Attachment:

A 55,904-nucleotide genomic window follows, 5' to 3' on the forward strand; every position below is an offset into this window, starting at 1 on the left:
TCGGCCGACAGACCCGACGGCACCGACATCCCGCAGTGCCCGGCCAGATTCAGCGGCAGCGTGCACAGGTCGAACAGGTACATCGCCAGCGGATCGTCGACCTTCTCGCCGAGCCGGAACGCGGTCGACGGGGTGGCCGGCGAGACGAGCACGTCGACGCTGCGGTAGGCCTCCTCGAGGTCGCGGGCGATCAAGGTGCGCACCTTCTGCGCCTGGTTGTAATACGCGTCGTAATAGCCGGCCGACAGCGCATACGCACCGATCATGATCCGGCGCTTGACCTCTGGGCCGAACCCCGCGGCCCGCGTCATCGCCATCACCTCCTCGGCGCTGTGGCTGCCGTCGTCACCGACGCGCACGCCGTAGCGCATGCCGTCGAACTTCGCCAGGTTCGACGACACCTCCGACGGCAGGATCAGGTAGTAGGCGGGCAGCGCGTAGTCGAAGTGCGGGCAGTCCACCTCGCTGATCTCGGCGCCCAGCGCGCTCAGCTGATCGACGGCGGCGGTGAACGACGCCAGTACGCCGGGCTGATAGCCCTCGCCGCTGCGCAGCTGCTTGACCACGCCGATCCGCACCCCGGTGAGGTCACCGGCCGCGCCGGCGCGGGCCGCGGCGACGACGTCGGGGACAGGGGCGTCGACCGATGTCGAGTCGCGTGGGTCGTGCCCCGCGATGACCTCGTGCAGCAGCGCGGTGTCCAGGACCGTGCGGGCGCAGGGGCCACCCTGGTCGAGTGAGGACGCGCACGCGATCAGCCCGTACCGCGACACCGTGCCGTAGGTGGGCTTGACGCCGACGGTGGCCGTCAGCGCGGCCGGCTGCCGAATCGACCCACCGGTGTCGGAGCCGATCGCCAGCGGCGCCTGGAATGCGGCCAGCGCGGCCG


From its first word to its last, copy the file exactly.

A 55,904-nucleotide genomic window follows, 5' to 3' on the forward strand; every position below is an offset into this window, starting at 1 on the left:
TCGGCCGACAGACCCGACGGCACCGACATCCCGCAGTGCCCGGCCAGATTCAGCGGCAGCGTGCACAGGTCGAACAGGTACATCGCCAGCGGATCGTCGACCTTCTCGCCGAGCCGGAACGCGGTCGACGGGGTGGCCGGCGAGACGAGCACGTCGACGCTGCGGTAGGCCTCCTCGAGGTCGCGGGCGATCAAGGTGCGCACCTTCTGCGCCTGGTTGTAATACGCGTCGTAATAGCCGGCCGACAGCGCATACGCACCGATCATGATCCGGCGCTTGACCTCTGGGCCGAACCCCGCGGCCCGCGTCATCGCCATCACCTCCTCGGCGCTGTGGCTGCCGTCGTCACCGACGCGCACGCCGTAGCGCATGCCGTCGAACTTCGCCAGGTTCGACGACACCTCCGACGGCAGGATCAGGTAGTAGGCGGGCAGCGCGTAGTCGAAGTGCGGGCAGTCCACCTCGCTGATCTCGGCGCCCAGCGCGCTCAGCTGATCGACGGCGGCGGTGAACGACGCCAGTACGCCGGGCTGATAGCCCTCGCCGCTGCGCAGCTGCTTGACCACGCCGATCCGCACCCCGGTGAGGTCACCGGCCGCGCCGGCGCGGGCCGCGGCGACGACGTCGGGGACAGGGGCGTCGACCGATGTCGAGTCGCGTGGGTCGTGCCCCGCGATGACCTCGTGCAGCAGCGCGGTGTCCAGGACCGTGCGGGCGCAGGGGCCACCCTGGTCGAGTGAGGACGCGCACGCGATCAGCCCGTACCGCGACACCGTGCCGTAGGTGGGCTTGACGCCGACGGTGGCCGTCAGCGCGGCCGGCTGCCGAATCGACCCACCGGTGTCGGAGCCGATCGCCAGCGGCGCCTGGAATGCGGCCAGCGCGGCCG